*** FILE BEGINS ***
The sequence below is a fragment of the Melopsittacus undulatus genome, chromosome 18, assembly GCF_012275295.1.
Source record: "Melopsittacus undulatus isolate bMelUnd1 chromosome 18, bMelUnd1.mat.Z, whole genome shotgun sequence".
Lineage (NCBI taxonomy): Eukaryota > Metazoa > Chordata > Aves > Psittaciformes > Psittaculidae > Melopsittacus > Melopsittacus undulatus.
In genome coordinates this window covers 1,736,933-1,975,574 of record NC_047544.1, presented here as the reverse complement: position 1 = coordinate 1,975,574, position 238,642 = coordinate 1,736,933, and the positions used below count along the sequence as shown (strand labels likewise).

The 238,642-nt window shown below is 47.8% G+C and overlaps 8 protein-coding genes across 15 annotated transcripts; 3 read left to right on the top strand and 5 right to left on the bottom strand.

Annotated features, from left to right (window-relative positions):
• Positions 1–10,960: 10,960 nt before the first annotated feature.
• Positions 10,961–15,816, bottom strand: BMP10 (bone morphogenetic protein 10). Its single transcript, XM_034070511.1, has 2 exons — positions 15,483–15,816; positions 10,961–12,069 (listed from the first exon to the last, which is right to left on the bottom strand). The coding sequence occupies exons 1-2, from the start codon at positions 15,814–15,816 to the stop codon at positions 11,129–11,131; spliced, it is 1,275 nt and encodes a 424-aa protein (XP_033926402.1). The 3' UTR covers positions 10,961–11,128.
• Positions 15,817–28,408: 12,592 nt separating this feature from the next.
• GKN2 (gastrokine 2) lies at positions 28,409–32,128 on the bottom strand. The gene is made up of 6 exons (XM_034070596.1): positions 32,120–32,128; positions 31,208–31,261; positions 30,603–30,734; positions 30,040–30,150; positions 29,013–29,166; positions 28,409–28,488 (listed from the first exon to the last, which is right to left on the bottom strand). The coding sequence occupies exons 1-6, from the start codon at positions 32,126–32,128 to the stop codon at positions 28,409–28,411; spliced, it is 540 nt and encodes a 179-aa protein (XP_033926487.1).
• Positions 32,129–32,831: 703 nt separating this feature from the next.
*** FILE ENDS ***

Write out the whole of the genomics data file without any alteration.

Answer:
The sequence below is a fragment of the Melopsittacus undulatus genome, chromosome 18, assembly GCF_012275295.1.
Source record: "Melopsittacus undulatus isolate bMelUnd1 chromosome 18, bMelUnd1.mat.Z, whole genome shotgun sequence".
Lineage (NCBI taxonomy): Eukaryota > Metazoa > Chordata > Aves > Psittaciformes > Psittaculidae > Melopsittacus > Melopsittacus undulatus.
In genome coordinates this window covers 1,736,933-1,975,574 of record NC_047544.1, presented here as the reverse complement: position 1 = coordinate 1,975,574, position 238,642 = coordinate 1,736,933, and the positions used below count along the sequence as shown (strand labels likewise).

The 238,642-nt window shown below is 47.8% G+C and overlaps 8 protein-coding genes across 15 annotated transcripts; 3 read left to right on the top strand and 5 right to left on the bottom strand.

Annotated features, from left to right (window-relative positions):
• Positions 1–10,960: 10,960 nt before the first annotated feature.
• Positions 10,961–15,816, bottom strand: BMP10 (bone morphogenetic protein 10). Its single transcript, XM_034070511.1, has 2 exons — positions 15,483–15,816; positions 10,961–12,069 (listed from the first exon to the last, which is right to left on the bottom strand). The coding sequence occupies exons 1-2, from the start codon at positions 15,814–15,816 to the stop codon at positions 11,129–11,131; spliced, it is 1,275 nt and encodes a 424-aa protein (XP_033926402.1). The 3' UTR covers positions 10,961–11,128.
• Positions 15,817–28,408: 12,592 nt separating this feature from the next.
• GKN2 (gastrokine 2) lies at positions 28,409–32,128 on the bottom strand. The gene is made up of 6 exons (XM_034070596.1): positions 32,120–32,128; positions 31,208–31,261; positions 30,603–30,734; positions 30,040–30,150; positions 29,013–29,166; positions 28,409–28,488 (listed from the first exon to the last, which is right to left on the bottom strand). The coding sequence occupies exons 1-6, from the start codon at positions 32,126–32,128 to the stop codon at positions 28,409–28,411; spliced, it is 540 nt and encodes a 179-aa protein (XP_033926487.1).
• Positions 32,129–32,831: 703 nt separating this feature from the next.